• Adnan M Hamawandi Department of Pediatrics, School of Medicine, Faculty of Medical Sciences, University of Sulaimani, Kurdistan Region, Iraq.
  • Sherko A Omer Department of Microbiology, School of Medicine, Faculty of Medical Sciences, University of Sulaimani, Kurdistan Region, Iraq.
  • Tara Hussain Tayib Department of Pediatrics, School of Medicine, Faculty of Medical Sciences, University of Sulaimani, Kurdistan Region, Iraq.
  • Mahammd Karim Mustafa Department of Pediatrics, Halabja General Hospital, Sharazor Health Directorate, Kurdistan Region, Iraq.



Urinary tract infection, Children, Antibacterial susceptibility, Sulaimani



Urinary tract infection is a common infection among children with recognized pathogens that can have different susceptibility to antibacterial agents in different communities. It is recognized as a cause of acute morbidity and chronic medical conditions.


The aim of this study was to identify the causative agents in pediatric urinary tract infection as well as the antimicrobial susceptibility of the isolated microorganisms.

Patients and Methods

A prospective study involved 86 pediatric patients suspected to have urinary tract infection. Physical examination and ultrasonographic examination were carried out. Urine samples were cultured, examined, and antimicrobial susceptibility was performed on bacterial isolates according to Kirby Bauer disk diffusion method.


Pyuria was found in 60 (70 %) of the urine samples. Twenty nine (39%) samples yielded a positive culture while 31 (61%) of pyuria samples yielded no growth. Seven (19%) urine samples showed no pyuria but yielded a positive culture. The most frequently isolated bacteria were Escherichia coli followed by Proteus mirabilis, and Klebsiella pneumoniae. All E. coli isolates were susceptible to nitrofurantoin while 22 (95.6%) isolates out of 23 were susceptible to amikacin and 78% of E. coli were susceptible to ceftriaxone, cefixime and ciprofloxacin. E. coli isolates were highly resistant to cotrimoxazole and amoxicillin.


Pediatric urinary tract infections are more common in females than males in all age groups and affect more preschool age group. Common uropathogens were E. coli which were commonly resistant to many commonly used antibiotics such as cotrimoxazole and amoxicillin, but were highly sensitive to nitrofurantoin and amikacin.


Santen SA, Altieri MF. Pediatric urinary tract infection. Emergency medicine clinics of North America. 2001;19(3):675-90. Epub 2001/09/14. DOI:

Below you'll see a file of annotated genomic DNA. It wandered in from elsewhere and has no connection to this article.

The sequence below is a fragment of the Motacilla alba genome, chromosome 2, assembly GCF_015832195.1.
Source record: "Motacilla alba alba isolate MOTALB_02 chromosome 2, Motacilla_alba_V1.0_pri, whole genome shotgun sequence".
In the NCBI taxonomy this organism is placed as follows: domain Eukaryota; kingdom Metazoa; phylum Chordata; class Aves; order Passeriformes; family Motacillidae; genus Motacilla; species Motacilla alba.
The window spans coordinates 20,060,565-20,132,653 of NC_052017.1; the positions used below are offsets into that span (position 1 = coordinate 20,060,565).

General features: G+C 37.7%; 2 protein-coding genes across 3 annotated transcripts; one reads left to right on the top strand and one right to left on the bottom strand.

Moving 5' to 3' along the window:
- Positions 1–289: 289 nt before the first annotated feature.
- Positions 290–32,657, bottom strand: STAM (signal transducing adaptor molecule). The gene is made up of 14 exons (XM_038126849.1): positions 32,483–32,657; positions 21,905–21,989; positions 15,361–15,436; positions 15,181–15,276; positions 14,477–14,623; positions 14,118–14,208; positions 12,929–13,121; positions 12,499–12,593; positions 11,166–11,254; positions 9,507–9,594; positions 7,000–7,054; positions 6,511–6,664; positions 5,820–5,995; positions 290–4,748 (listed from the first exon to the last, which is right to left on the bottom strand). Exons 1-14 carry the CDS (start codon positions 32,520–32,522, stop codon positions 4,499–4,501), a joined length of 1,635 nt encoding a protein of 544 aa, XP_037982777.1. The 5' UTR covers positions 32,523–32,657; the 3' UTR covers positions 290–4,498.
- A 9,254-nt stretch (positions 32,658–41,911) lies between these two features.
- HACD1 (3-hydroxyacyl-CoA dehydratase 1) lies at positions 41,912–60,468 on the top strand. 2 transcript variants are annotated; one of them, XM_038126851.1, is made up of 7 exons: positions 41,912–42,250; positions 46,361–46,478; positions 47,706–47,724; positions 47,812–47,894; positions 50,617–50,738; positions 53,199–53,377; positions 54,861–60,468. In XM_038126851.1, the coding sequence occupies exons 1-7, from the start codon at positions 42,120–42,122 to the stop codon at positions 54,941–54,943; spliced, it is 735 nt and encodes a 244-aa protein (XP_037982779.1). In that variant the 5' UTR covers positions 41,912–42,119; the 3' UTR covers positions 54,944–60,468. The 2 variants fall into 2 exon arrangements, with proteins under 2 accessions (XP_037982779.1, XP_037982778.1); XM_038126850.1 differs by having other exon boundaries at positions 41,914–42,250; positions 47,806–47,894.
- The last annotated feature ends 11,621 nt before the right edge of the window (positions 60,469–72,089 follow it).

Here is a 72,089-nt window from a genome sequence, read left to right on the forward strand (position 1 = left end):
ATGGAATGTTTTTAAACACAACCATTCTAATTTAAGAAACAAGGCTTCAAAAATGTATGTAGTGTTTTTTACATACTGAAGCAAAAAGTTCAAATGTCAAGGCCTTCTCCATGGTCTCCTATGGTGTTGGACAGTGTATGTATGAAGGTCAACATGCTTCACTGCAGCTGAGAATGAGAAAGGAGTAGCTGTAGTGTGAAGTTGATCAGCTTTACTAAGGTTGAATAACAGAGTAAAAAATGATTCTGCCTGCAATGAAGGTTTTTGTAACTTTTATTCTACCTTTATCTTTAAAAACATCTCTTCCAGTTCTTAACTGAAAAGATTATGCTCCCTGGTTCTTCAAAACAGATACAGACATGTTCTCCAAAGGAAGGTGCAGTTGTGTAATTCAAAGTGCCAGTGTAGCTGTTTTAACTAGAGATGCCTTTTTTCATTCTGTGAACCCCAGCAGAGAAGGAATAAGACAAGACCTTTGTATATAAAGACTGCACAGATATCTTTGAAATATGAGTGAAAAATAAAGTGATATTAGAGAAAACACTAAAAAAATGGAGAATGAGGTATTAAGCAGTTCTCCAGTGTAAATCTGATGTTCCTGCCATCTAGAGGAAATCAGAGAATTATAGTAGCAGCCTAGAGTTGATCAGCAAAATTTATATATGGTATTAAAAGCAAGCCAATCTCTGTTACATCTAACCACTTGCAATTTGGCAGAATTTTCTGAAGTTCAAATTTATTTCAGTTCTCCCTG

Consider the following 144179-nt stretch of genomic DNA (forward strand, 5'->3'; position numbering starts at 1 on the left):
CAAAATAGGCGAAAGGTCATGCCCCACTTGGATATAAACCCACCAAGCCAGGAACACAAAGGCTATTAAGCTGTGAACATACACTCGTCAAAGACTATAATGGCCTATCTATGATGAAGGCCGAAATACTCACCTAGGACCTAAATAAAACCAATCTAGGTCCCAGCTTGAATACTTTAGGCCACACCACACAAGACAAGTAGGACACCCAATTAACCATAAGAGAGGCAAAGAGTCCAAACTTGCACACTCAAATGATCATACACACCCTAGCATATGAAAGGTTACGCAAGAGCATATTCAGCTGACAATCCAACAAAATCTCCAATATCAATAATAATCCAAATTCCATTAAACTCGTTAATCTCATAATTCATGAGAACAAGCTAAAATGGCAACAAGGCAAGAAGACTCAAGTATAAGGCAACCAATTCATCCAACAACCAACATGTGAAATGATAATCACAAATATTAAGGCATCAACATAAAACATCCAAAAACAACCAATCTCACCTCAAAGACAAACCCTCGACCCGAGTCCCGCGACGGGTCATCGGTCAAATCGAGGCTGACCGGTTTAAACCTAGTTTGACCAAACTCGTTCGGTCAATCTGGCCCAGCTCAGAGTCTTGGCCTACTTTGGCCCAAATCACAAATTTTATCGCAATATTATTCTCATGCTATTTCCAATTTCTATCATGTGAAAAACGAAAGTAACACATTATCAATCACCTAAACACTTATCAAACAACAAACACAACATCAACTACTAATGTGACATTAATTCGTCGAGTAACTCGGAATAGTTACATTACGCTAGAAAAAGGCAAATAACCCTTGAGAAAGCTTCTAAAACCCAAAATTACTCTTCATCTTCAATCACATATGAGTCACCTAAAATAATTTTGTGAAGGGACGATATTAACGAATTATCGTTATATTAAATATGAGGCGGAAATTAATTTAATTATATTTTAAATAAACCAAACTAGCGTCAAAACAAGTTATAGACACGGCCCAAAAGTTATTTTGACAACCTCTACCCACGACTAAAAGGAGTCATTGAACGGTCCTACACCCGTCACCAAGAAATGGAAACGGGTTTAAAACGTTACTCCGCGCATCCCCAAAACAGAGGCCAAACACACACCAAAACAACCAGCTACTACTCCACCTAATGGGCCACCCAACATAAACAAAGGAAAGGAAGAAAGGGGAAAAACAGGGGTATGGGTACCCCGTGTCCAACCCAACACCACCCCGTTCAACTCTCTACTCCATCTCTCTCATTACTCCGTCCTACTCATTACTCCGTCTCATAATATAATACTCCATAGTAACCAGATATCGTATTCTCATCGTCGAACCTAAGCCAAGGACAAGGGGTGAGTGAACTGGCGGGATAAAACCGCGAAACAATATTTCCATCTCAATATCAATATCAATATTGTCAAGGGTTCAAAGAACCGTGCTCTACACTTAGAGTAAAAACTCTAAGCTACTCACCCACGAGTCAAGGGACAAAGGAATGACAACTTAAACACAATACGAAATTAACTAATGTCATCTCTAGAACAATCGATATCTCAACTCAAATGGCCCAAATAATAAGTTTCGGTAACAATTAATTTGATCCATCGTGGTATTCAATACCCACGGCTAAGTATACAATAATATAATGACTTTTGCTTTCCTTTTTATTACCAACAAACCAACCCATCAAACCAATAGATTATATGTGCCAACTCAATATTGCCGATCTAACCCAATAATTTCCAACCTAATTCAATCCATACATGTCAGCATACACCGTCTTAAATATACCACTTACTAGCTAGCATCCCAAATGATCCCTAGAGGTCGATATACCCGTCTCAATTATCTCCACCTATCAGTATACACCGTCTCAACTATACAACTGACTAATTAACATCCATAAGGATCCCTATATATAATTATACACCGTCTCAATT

Marcdante KJ. Nephrology and Urology. In: Marcdante KJ, Kliegman RM, Jenson HB, Behrman RE, editors. Nelson Essentials of Pediatrics. 6th ed. Philadelphia: Elevier Saunders; 2010. p. 414-5.

Cleary TG. Urinary Tract Infection. In: Behrman RE, Kliegman RM, Jenson HB, Stanton BF, editors. Nelson Textbook of Pediatrics 19th ed. Philadelphia: W.B. Saunder 2011. p. 1829-34.

Johnson JR. Microbial virulence determinants and the pathogenesis of urinary tract infection. Infectious disease clinics of North America. 2003;17(2):261-78, viii. Epub 2003/07/10. DOI:

Larcombe J. Urinary tract infection in children. BMJ. 1999;319(7218):1173-5. DOI:

Lum GM. Kidney & Urinary Tract. In: Hay WW, Deterding RR, Sondheimer JM, Levin M, editors. Current Diagnosis and Treatment of Pediatrics. 19th ed: McGraw-Hill; 2009. p. 670-72.

Shaikh N, Morone NE, Lopez J, Chianese J, Sangvai S, D’Amico F, et al. Does this child have a urinary tract infection? JAMA : the journal of the American Medical Association. 2007;298(24):2895-904. Epub 2007/12/27. DOI:

York MK. Urine Cultures. In: Isenburg HD, editor. Clinical Microbiology Procedures Handbook. 2 ed. Washington, D.C.: American Society for Microbiology; 2007. p. 3.12.1-3..31.

Schoreder J, Osyiw J, Challand G. Dry reagent chemistry techniques. In: Burnett D, Crocker J, editors. The Science of Laboratory Diagnosis 2ed. West Sussex, England: John Wiley & Son, Ltd; 2005. p. 417-28.

Matthai J, Ramaswamy M. Urinalysis in urinary tract infection. Indian journal of pediatrics. 1995;62(6):713-6. DOI:

Bauer AW, Kirby WM, Sherris JC, Turck M. Antibiotic susceptibility testing by a standardized single disk method. Am J Clin Pathol. 1966;45(4):493-6. DOI:

Gorelick MH, Shaw KN. Screening tests for urinary tract infection in children: A meta-analysis. Pediatrics. 1999;104(5):e54. DOI:

Al-Ma’amoory RJ, Alwan SJ, AlNaaimi AS, Al-Hadithi T, Sabri M. Validity of pyuria and bacteriuria (detected by Gram-stain) in predicting positive urine culture in asymptomatic female children. Iraqi J Comm Med. 2007;20(2):394-52.

Strasinger SK, Lorenzo MSD. Urinalysis and Body Fluids. United States of America: F. A. Davis Company; 2008.

Aboud MJ, Kadhim MM. The microorganism and underlying urological anomalies causing the urinary tract infection in the children attended the pediatric surgery clinic At the Maternity and Child Teaching Hospital Al-Qadisiya, Iraq. The New Iraqi Journal of Medicine. 2011;7(2):9-16.

Ullah Z, Khan MH, Akhta a, Zai S, Ahmad J. Urinary Tract Infection; An Old Disease In The New Age. The Professional. 2005;12(2):1-4.

Taneja N, Chatterjee SS, Singh M, Singh S, Sharma M. Pediatric urinary tract infections in a tertiary care center from north India. The Indian journal of medical research. 2010;131:101-5.18. Chan SP. Diagnostic Facilities in General Practice. Hong Kong Practitioner. 1989;11(4):2667-76.






How to Cite

Hamawandi A, Omer S, Tayib T, Mustafa M. ANTIBACTERIAL SUSCEPTIBILITY IN URINARY TRACT INFECTION AMONG CHILDREN IN SULAIMANI. JSMC [Internet]. 2015 Jun. 1 [cited 2024 Jul. 13];5(1):1-6. Available from:

Similar Articles

1-10 of 423

You may also start an advanced similarity search for this article.